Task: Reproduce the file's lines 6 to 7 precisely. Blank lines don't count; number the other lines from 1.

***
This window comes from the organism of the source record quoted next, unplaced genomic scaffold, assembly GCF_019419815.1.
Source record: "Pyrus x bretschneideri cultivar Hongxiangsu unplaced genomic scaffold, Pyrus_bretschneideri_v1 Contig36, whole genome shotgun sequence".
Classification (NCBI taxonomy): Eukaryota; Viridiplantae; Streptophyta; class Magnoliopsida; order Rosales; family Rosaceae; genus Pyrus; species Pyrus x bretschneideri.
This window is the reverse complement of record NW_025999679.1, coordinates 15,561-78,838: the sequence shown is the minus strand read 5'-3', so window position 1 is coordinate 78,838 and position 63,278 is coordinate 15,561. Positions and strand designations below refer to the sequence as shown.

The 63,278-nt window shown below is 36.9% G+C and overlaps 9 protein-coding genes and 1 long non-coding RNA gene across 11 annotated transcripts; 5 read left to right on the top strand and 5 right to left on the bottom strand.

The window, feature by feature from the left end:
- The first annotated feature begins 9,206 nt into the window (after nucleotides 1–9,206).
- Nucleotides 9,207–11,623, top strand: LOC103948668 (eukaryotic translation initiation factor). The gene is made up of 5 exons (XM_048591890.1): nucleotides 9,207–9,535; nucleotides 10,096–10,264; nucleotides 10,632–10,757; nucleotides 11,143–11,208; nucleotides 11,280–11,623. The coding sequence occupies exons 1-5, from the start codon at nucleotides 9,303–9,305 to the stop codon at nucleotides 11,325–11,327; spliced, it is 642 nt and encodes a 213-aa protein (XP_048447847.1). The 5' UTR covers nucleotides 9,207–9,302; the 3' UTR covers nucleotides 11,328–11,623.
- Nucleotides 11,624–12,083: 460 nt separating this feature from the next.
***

The window, feature by feature from the left end:
- The first annotated feature begins 9,206 nt into the window (after nucleotides 1–9,206).